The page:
Swimmers, including USC Olympian, file California antitrust suit against world swimming organization

Katinka Hosszu of Hungary and USC celebrates a gold medal performance in the women’s 200-meter individual medley at the 2016 Rio Olympics. She and two other swimmers have filed an antitrust suit against FINA, world swimming’s governing body.
(Robert Gauthier / Los Angeles Times)

Three Olympic and world champion swimmers have filed an antitrust suit in California challenging governing body FINA’s control of organizing competitions.

The legal action by former USC swimmer Katinka Hosszu of Hungary and Americans Tom Shields and Michael Andrew follows Switzerland-based FINA’s shutdown of an independent meet in Italy with threats to ban competitors.

The planned event in Turin involved organizers of a proposed International Swimming League (ISL), which aims to operate outside FINA’s control and pay higher prize money.

“ISL takes swimmers seriously, not like FINA,” Hosszu, a three-time gold medalist at the 2016 Rio de Janeiro Olympics, said in a statement. “My passion has always been to push swimming in the direction where swimmers are partners of the governing body, not just Muppets.”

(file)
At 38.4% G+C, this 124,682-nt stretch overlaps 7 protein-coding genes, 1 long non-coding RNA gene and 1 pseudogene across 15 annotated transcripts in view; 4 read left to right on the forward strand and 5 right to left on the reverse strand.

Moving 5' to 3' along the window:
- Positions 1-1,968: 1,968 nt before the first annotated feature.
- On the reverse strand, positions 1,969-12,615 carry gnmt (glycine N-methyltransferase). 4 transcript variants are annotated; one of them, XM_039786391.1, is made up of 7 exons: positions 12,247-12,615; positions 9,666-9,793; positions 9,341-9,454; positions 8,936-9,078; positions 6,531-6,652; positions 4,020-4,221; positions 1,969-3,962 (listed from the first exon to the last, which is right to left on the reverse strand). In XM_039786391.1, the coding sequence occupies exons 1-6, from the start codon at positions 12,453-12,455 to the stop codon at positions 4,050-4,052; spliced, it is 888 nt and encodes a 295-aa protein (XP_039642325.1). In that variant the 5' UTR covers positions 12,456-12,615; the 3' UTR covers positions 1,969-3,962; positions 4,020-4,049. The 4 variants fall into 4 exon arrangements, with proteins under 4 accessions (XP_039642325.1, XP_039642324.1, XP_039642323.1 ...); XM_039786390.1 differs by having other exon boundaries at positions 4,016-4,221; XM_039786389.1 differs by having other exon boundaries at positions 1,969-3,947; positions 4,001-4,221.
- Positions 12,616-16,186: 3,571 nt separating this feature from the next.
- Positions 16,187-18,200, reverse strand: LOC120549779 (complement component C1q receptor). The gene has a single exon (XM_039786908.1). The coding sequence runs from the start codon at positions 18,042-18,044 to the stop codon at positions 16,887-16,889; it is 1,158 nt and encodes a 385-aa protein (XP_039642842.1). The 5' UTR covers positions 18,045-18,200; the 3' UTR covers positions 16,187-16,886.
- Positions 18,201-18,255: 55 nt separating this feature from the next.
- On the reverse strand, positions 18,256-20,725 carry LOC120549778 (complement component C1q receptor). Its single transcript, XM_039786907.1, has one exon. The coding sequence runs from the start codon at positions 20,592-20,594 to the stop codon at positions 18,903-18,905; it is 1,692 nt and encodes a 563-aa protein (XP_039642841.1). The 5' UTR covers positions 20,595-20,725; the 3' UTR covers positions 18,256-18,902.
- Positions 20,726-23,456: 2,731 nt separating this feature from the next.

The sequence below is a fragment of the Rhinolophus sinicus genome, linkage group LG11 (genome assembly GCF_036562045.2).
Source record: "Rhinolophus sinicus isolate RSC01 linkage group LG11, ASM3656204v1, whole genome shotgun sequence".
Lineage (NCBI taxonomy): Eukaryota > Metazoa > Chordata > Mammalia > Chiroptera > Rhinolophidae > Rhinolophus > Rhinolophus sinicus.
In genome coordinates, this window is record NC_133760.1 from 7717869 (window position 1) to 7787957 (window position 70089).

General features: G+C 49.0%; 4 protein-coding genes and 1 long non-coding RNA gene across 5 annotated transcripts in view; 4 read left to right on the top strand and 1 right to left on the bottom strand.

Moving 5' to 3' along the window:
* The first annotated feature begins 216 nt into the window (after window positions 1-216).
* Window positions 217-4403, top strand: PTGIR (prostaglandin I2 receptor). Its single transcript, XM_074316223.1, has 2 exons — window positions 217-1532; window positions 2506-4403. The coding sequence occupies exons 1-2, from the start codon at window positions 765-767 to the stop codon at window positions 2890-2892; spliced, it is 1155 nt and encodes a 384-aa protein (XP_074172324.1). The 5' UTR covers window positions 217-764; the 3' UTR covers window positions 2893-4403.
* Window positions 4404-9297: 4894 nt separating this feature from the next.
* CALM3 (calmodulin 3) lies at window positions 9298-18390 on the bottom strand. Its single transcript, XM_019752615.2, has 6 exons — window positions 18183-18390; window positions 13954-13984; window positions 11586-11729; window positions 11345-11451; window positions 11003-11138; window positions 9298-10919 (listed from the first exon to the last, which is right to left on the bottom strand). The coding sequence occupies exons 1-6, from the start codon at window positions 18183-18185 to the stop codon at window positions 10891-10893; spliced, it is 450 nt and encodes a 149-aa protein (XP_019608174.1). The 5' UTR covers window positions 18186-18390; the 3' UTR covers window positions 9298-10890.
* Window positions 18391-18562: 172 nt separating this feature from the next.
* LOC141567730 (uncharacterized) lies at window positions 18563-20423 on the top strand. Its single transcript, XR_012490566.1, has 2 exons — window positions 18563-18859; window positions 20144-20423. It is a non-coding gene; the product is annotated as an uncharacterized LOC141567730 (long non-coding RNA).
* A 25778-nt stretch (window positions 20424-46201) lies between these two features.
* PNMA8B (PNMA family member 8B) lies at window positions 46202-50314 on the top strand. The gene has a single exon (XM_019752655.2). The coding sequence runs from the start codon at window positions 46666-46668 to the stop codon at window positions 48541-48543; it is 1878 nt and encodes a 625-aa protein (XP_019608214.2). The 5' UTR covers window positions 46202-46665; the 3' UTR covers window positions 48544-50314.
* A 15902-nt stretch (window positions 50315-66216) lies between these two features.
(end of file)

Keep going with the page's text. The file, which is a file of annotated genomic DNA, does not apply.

Lawyers in San Francisco say the swimmers “believe a professional league that will compensate its best athletes and better reward them for a lifetime’s worth of hard training and sacrifice is long overdue.”

The lawyers say ISL organizers filed a separate and simultaneous suit against FINA for “anticompetitive conduct.”

The Turin meet was canceled after months of talks between ISL organizers and FINA broke down.

The world swim body asked for a $50 million payment spread over 10 years to permit the ISL to operate, the plaintiffs claim.


“FINA earned about $118 million in gross revenues from all aquatics events in 2016 and 2017,” the lawyers’ statement said, claiming only 12.5 percent was paid out in athlete prize money.

One month ago, FINA announced it would almost double its prize fund for the short-course worlds in China to $2.07 million.

It’s the latest challenge to Olympic sports bodies by athletes seeking greater prize money and a voice in running their sport.

In a similar case last year, Dutch speed skaters won a European Union ruling against the Swiss-based International Skating Union.

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